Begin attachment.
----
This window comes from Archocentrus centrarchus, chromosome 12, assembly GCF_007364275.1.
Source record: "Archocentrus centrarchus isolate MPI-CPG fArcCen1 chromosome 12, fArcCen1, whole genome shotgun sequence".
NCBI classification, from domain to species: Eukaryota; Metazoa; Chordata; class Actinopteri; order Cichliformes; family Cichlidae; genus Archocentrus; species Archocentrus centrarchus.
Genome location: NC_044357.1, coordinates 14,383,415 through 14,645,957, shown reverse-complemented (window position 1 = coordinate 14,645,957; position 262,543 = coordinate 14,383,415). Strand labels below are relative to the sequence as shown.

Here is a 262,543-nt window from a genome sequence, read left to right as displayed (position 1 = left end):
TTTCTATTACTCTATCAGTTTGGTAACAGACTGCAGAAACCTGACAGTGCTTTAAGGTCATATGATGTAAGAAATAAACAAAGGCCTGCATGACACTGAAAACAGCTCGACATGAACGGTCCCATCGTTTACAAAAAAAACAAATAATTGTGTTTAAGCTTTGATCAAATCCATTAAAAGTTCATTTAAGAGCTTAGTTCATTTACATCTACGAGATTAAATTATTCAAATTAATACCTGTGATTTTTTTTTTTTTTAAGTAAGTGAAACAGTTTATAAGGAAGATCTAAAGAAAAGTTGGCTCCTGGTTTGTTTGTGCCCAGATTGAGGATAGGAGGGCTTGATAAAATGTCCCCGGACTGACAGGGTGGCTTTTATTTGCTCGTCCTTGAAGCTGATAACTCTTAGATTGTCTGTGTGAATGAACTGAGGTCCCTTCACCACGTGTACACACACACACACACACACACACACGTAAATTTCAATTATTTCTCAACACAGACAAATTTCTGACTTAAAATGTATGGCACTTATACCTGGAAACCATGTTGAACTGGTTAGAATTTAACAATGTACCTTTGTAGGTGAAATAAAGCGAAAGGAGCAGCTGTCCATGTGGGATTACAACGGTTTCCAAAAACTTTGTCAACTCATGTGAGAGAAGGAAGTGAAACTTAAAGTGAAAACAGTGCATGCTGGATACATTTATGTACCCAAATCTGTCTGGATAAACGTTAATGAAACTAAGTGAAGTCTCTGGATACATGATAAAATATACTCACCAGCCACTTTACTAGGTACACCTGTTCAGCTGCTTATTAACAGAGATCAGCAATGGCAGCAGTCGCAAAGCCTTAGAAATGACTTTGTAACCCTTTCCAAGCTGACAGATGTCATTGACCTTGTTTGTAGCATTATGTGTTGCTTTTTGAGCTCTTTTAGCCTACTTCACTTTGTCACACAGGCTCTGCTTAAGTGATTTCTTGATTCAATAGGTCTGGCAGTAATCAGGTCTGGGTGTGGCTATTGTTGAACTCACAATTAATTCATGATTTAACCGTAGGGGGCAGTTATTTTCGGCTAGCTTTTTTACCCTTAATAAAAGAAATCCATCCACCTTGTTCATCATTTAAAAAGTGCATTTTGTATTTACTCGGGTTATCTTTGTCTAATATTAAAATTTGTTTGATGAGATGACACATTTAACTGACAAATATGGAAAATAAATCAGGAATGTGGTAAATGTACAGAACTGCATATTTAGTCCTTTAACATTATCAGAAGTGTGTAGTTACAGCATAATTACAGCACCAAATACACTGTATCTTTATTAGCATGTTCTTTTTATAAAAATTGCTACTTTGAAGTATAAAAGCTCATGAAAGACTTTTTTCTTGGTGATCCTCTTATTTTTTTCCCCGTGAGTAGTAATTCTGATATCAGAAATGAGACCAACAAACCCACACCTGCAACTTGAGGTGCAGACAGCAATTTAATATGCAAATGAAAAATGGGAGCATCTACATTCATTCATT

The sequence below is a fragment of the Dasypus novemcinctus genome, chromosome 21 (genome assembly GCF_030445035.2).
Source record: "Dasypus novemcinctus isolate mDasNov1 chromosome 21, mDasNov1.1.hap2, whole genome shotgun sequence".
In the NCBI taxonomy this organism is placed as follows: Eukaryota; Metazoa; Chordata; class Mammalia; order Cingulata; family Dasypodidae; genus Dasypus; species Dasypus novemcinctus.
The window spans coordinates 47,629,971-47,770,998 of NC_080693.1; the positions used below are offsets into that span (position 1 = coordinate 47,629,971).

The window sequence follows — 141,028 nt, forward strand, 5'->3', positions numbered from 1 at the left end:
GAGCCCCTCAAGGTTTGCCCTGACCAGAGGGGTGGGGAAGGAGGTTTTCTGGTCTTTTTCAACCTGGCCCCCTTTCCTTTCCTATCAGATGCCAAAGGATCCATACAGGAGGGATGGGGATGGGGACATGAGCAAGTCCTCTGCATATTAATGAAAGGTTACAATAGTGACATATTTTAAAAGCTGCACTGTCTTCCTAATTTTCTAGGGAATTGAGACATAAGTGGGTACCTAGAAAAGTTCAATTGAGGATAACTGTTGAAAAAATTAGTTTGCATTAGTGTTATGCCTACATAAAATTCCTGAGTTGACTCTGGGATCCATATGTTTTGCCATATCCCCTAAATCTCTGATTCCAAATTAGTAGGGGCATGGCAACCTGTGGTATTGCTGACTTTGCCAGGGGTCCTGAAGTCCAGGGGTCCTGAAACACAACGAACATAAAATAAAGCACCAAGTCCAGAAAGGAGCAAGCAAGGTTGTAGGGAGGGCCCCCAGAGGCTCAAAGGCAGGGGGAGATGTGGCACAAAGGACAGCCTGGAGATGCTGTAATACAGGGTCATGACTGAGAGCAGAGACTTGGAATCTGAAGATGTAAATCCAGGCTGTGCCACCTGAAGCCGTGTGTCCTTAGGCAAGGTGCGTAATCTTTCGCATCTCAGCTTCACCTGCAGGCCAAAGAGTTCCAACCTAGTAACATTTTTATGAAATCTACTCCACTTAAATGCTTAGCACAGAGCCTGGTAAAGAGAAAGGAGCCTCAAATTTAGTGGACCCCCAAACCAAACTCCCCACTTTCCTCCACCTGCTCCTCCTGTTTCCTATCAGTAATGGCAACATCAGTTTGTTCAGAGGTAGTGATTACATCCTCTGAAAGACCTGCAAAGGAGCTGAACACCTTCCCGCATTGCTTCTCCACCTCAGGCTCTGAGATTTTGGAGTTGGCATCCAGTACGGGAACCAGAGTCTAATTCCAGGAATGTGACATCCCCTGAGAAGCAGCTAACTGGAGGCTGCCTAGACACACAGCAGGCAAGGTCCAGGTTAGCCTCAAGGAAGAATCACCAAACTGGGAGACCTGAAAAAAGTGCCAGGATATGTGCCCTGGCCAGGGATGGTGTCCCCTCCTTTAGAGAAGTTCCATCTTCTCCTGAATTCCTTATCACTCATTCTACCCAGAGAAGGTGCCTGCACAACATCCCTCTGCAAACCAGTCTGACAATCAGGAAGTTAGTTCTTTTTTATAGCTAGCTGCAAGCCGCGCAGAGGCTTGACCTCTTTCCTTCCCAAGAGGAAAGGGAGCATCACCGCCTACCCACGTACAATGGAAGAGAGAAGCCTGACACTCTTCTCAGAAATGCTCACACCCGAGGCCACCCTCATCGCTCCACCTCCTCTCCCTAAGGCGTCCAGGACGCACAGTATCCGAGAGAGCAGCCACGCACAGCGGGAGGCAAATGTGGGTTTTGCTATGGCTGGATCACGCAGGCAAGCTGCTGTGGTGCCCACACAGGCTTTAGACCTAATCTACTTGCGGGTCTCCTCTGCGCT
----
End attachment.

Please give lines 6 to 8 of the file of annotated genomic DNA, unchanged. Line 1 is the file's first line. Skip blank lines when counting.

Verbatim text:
TTTCTATTACTCTATCAGTTTGGTAACAGACTGCAGAAACCTGACAGTGCTTTAAGGTCATATGATGTAAGAAATAAACAAAGGCCTGCATGACACTGAAAACAGCTCGACATGAACGGTCCCATCGTTTACAAAAAAAACAAATAATTGTGTTTAAGCTTTGATCAAATCCATTAAAAGTTCATTTAAGAGCTTAGTTCATTTACATCTACGAGATTAAATTATTCAAATTAATACCTGTGATTTTTTTTTTTTTTAAGTAAGTGAAACAGTTTATAAGGAAGATCTAAAGAAAAGTTGGCTCCTGGTTTGTTTGTGCCCAGATTGAGGATAGGAGGGCTTGATAAAATGTCCCCGGACTGACAGGGTGGCTTTTATTTGCTCGTCCTTGAAGCTGATAACTCTTAGATTGTCTGTGTGAATGAACTGAGGTCCCTTCACCACGTGTACACACACACACACACACACACACACGTAAATTTCAATTATTTCTCAACACAGACAAATTTCTGACTTAAAATGTATGGCACTTATACCTGGAAACCATGTTGAACTGGTTAGAATTTAACAATGTACCTTTGTAGGTGAAATAAAGCGAAAGGAGCAGCTGTCCATGTGGGATTACAACGGTTTCCAAAAACTTTGTCAACTCATGTGAGAGAAGGAAGTGAAACTTAAAGTGAAAACAGTGCATGCTGGATACATTTATGTACCCAAATCTGTCTGGATAAACGTTAATGAAACTAAGTGAAGTCTCTGGATACATGATAAAATATACTCACCAGCCACTTTACTAGGTACACCTGTTCAGCTGCTTATTAACAGAGATCAGCAATGGCAGCAGTCGCAAAGCCTTAGAAATGACTTTGTAACCCTTTCCAAGCTGACAGATGTCATTGACCTTGTTTGTAGCATTATGTGTTGCTTTTTGAGCTCTTTTAGCCTACTTCACTTTGTCACACAGGCTCTGCTTAAGTGATTTCTTGATTCAATAGGTCTGGCAGTAATCAGGTCTGGGTGTGGCTATTGTTGAACTCACAATTAATTCATGATTTAACCGTAGGGGGCAGTTATTTTCGGCTAGCTTTTTTACCCTTAATAAAAGAAATCCATCCACCTTGTTCATCATTTAAAAAGTGCATTTTGTATTTACTCGGGTTATCTTTGTCTAATATTAAAATTTGTTTGATGAGATGACACATTTAACTGACAAATATGGAAAATAAATCAGGAATGTGGTAAATGTACAGAACTGCATATTTAGTCCTTTAACATTATCAGAAGTGTGTAGTTACAGCATAATTACAGCACCAAATACACTGTATCTTTATTAGCATGTTCTTTTTATAAAAATTGCTACTTTGAAGTATAAAAGCTCATGAAAGACTTTTTTCTTGGTGATCCTCTTATTTTTTTCCCCGTGAGTAGTAATTCTGATATCAGAAATGAGACCAACAAACCCACACCTGCAACTTGAGGTGCAGACAGCAATTTAATATGCAAATGAAAAATGGGAGCATCTACATTCATTCATT

The sequence below is a fragment of the Dasypus novemcinctus genome, chromosome 21 (genome assembly GCF_030445035.2).
Source record: "Dasypus novemcinctus isolate mDasNov1 chromosome 21, mDasNov1.1.hap2, whole genome shotgun sequence".